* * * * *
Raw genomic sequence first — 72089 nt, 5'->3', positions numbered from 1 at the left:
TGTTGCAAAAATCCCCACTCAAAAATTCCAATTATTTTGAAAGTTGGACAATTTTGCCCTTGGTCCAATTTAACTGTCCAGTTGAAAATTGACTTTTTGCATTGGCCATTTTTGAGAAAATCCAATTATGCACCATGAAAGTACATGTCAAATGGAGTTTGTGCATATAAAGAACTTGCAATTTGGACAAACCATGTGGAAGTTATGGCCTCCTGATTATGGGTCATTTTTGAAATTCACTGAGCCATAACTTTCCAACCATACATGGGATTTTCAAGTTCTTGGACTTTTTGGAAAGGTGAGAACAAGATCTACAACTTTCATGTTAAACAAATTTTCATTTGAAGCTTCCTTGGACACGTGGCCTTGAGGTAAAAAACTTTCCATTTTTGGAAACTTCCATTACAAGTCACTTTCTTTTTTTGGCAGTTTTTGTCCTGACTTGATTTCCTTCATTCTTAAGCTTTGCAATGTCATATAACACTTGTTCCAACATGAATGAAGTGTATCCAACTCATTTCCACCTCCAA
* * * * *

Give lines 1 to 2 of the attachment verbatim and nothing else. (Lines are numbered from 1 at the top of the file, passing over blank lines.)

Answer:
Raw genomic sequence first — 72089 nt, 5'->3', positions numbered from 1 at the left:
TGTTGCAAAAATCCCCACTCAAAAATTCCAATTATTTTGAAAGTTGGACAATTTTGCCCTTGGTCCAATTTAACTGTCCAGTTGAAAATTGACTTTTTGCATTGGCCATTTTTGAGAAAATCCAATTATGCACCATGAAAGTACATGTCAAATGGAGTTTGTGCATATAAAGAACTTGCAATTTGGACAAACCATGTGGAAGTTATGGCCTCCTGATTATGGGTCATTTTTGAAATTCACTGAGCCATAACTTTCCAACCATACATGGGATTTTCAAGTTCTTGGACTTTTTGGAAAGGTGAGAACAAGATCTACAACTTTCATGTTAAACAAATTTTCATTTGAAGCTTCCTTGGACACGTGGCCTTGAGGTAAAAAACTTTCCATTTTTGGAAACTTCCATTACAAGTCACTTTCTTTTTTTGGCAGTTTTTGTCCTGACTTGATTTCCTTCATTCTTAAGCTTTGCAATGTCATATAACACTTGTTCCAACATGAATGAAGTGTATCCAACTCATTTCCACCTCCAA